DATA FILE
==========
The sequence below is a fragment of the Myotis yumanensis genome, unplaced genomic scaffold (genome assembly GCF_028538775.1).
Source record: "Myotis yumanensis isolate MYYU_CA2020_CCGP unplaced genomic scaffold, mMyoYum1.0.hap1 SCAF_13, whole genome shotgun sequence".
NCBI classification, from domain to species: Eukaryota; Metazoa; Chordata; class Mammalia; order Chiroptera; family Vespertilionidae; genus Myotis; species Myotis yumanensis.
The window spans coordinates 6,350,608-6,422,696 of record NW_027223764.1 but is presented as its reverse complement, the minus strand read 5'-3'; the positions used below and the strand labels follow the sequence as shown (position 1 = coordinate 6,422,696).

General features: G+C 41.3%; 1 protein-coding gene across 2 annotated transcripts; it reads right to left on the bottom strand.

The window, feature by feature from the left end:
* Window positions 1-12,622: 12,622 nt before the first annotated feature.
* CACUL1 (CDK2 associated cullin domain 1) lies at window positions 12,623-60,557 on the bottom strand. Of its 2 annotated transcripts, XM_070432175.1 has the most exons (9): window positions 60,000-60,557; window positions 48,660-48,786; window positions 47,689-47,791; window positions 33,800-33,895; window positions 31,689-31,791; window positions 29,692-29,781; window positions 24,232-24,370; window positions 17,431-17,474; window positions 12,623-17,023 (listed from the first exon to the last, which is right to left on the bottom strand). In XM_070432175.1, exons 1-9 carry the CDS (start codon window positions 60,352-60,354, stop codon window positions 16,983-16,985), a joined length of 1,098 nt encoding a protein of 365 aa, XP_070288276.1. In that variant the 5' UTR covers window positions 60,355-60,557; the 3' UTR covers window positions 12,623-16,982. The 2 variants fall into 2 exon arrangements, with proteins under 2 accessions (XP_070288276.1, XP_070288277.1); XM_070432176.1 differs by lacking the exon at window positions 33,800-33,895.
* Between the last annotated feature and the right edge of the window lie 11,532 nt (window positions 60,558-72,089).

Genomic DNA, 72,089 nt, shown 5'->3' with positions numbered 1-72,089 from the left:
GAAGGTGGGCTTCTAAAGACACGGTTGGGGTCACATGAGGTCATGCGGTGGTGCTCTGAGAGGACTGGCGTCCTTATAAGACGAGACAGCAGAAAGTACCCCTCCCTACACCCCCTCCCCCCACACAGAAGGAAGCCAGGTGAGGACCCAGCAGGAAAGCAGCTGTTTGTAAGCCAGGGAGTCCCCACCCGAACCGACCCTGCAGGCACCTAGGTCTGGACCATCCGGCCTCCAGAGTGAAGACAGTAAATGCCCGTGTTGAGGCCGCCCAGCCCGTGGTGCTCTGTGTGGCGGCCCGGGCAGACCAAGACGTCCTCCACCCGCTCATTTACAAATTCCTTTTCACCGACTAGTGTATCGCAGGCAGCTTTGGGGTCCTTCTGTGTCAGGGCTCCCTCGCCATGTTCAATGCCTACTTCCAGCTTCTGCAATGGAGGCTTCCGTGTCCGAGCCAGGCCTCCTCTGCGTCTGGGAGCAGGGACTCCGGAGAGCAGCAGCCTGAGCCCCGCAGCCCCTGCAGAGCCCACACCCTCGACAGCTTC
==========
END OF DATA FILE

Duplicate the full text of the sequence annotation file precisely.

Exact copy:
The sequence below is a fragment of the Myotis yumanensis genome, unplaced genomic scaffold (genome assembly GCF_028538775.1).
Source record: "Myotis yumanensis isolate MYYU_CA2020_CCGP unplaced genomic scaffold, mMyoYum1.0.hap1 SCAF_13, whole genome shotgun sequence".
NCBI classification, from domain to species: Eukaryota; Metazoa; Chordata; class Mammalia; order Chiroptera; family Vespertilionidae; genus Myotis; species Myotis yumanensis.
The window spans coordinates 6,350,608-6,422,696 of record NW_027223764.1 but is presented as its reverse complement, the minus strand read 5'-3'; the positions used below and the strand labels follow the sequence as shown (position 1 = coordinate 6,422,696).

General features: G+C 41.3%; 1 protein-coding gene across 2 annotated transcripts; it reads right to left on the bottom strand.

The window, feature by feature from the left end:
* Window positions 1-12,622: 12,622 nt before the first annotated feature.
* CACUL1 (CDK2 associated cullin domain 1) lies at window positions 12,623-60,557 on the bottom strand. Of its 2 annotated transcripts, XM_070432175.1 has the most exons (9): window positions 60,000-60,557; window positions 48,660-48,786; window positions 47,689-47,791; window positions 33,800-33,895; window positions 31,689-31,791; window positions 29,692-29,781; window positions 24,232-24,370; window positions 17,431-17,474; window positions 12,623-17,023 (listed from the first exon to the last, which is right to left on the bottom strand). In XM_070432175.1, exons 1-9 carry the CDS (start codon window positions 60,352-60,354, stop codon window positions 16,983-16,985), a joined length of 1,098 nt encoding a protein of 365 aa, XP_070288276.1. In that variant the 5' UTR covers window positions 60,355-60,557; the 3' UTR covers window positions 12,623-16,982. The 2 variants fall into 2 exon arrangements, with proteins under 2 accessions (XP_070288276.1, XP_070288277.1); XM_070432176.1 differs by lacking the exon at window positions 33,800-33,895.
* Between the last annotated feature and the right edge of the window lie 11,532 nt (window positions 60,558-72,089).

Genomic DNA, 72,089 nt, shown 5'->3' with positions numbered 1-72,089 from the left:
GAAGGTGGGCTTCTAAAGACACGGTTGGGGTCACATGAGGTCATGCGGTGGTGCTCTGAGAGGACTGGCGTCCTTATAAGACGAGACAGCAGAAAGTACCCCTCCCTACACCCCCTCCCCCCACACAGAAGGAAGCCAGGTGAGGACCCAGCAGGAAAGCAGCTGTTTGTAAGCCAGGGAGTCCCCACCCGAACCGACCCTGCAGGCACCTAGGTCTGGACCATCCGGCCTCCAGAGTGAAGACAGTAAATGCCCGTGTTGAGGCCGCCCAGCCCGTGGTGCTCTGTGTGGCGGCCCGGGCAGACCAAGACGTCCTCCACCCGCTCATTTACAAATTCCTTTTCACCGACTAGTGTATCGCAGGCAGCTTTGGGGTCCTTCTGTGTCAGGGCTCCCTCGCCATGTTCAATGCCTACTTCCAGCTTCTGCAATGGAGGCTTCCGTGTCCGAGCCAGGCCTCCTCTGCGTCTGGGAGCAGGGACTCCGGAGAGCAGCAGCCTGAGCCCCGCAGCCCCTGCAGAGCCCACACCCTCGACAGCTTC